Saturday, June 22, 2013

Horizon: Fracking - the New Energy Rush, BBC Two - Propaganda

I have just watched the Horizon documentation "Fracking - the New Energy Rush". I was looking forward to a neutral and informative documentary about 'fracking' - the process of extractive gas trapped in deep layers of highly compressed rock.

However, the documentary was at best a farse and at worse, suspiciously close to a propaganda video. If I was a Governement or energy company wanting to convince the British public that fracking was a magic new source of clean energy, I would have probably made exactly the same video, specifically:

  1. The use of a geologist as a narrator to make everything he said more credible, honest and less politically motivated.
  2. Scare the British audience by stating that Britain is dependant on energy from terrible rogue nations like the dreaded Iraq, with the implicit implication that fracking could secure our energy needs.
  3. Enforce the general message that fracking has no negative effects when mines are built properly.
  4. State that any other negative effects like earthquakes or gas polluted water are irrelevant because that might occur naturally anyway.
  5. Do not interview anybody from the Royal Society.
  6. Do not interview anybody from a British energy company.
  7. Do not interview any British politicians.
  8. Do not interview any British scientists.
  9. Undertake an unofficial interview with an american doctor to show that US policy is the problem and not the secret concoction of obviously very toxic chemicals - and later explain that European energy companies would have to disclose their cocktails of toxic chemicals... which is okay then.

And I too would have definitely avoided these issues:
  1. Can we trust energy companies to indeed build these wells safely?
  2. What are the consequences if after thousands of miles of wells are built under major British cities, it is discovered that infact, the wells had not been built safely? Or some other disastrous and previously unknown side-effect is discovered.
  3. Can mines be 'unbuilt'?
  4. What are these secret fracking chemicals that were used in the 2011 British trials?

It seemed to me that Professor Iain Stewart did not want to give his real opinion about fracking, even though he just spent an hour telling us how wonderful is it when it is done properly and not how those cowboy Americans are doing it...

I knew little about fracking before watching the documentary, but this "pre-emptive reassurance" by Professor Iain Stewart makes me worry why exactly Horizon think I need to be reassured...

Wednesday, May 8, 2013

Innovation, Creativity, Software and Success

It is amazing just how many software companies are "creative" and "innovative". In addition, by reading CV's and online profiles, it is amazing just how many people are also "creative" and "innovative".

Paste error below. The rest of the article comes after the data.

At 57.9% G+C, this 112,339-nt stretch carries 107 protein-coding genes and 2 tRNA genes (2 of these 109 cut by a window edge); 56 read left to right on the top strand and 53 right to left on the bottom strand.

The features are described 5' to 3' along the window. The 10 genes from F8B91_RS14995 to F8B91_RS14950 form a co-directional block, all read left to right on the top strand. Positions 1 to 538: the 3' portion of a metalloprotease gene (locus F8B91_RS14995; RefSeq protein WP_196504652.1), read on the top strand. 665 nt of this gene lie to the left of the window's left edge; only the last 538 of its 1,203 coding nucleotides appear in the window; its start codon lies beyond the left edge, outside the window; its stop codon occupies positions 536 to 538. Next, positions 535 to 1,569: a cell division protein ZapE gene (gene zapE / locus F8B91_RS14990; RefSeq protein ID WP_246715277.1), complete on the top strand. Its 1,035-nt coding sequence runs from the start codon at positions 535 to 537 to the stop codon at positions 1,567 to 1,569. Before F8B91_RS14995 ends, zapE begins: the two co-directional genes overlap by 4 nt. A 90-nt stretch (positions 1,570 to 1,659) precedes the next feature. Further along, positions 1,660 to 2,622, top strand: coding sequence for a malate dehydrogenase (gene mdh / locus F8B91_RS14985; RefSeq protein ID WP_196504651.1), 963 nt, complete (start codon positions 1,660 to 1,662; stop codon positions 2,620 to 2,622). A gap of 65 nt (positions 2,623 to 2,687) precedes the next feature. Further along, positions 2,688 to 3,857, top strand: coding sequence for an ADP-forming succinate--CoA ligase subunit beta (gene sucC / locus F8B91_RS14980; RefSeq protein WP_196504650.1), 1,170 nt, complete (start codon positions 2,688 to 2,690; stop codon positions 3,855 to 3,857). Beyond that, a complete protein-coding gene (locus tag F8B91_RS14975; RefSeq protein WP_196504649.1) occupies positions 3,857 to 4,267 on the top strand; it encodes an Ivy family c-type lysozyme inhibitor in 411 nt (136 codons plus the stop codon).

At this point, let's loosely define our three terms "Innovate", "Creativity" and "Success":

  • Innovate - Provide a new solution to problem that is distinctly different from existing approaches
  • Creativity - The desire, ability and resourcefulness to create 'something'.
  • Success - The measure by which an individual or organization can be said to have achieved its objectives.
So it might seem reasonable to expect that the world is full of innovative, creative companies that are full to the brim of innovative and creative people. And that all of these innovative and creative companies are creating innovative new stuff....

Thus it stands to reason that the majority of these companies are NOT successful, because most new 'stuff' is created by the same relatively small number of companies.

In most cases, not being a creative and innovative company is perfectly fine. For example, a restaurant does not have to be particularly creative or innovative to make a profit (although I am not saying it may not help).

However, if you are a software company and you are not genuinely creative or innovative I would bet that you are probably not successful either. Even the big mega-corporations like Apple, IBM, Oracle, Microsoft, Facebook and SAP were at some point in their history creative and innovative and to varying degrees continue to be so.

So if these mega-corporations still continue to be innovative and creative, then your small software company DEFINITELY has to be.

But most software companies are neither innovative nor creative. And I wonder if this is because most people are not actually innovative or creative, despite what they say.

Companies do need different types of people, but software companies do need a genuine element of creativity and innovation which, if not always, mostly takes precedence over the best practices, rules of thumbs, processes and procedures that 'most' people would govern by.

So find genuinely innovative and creative people and let them do their thing...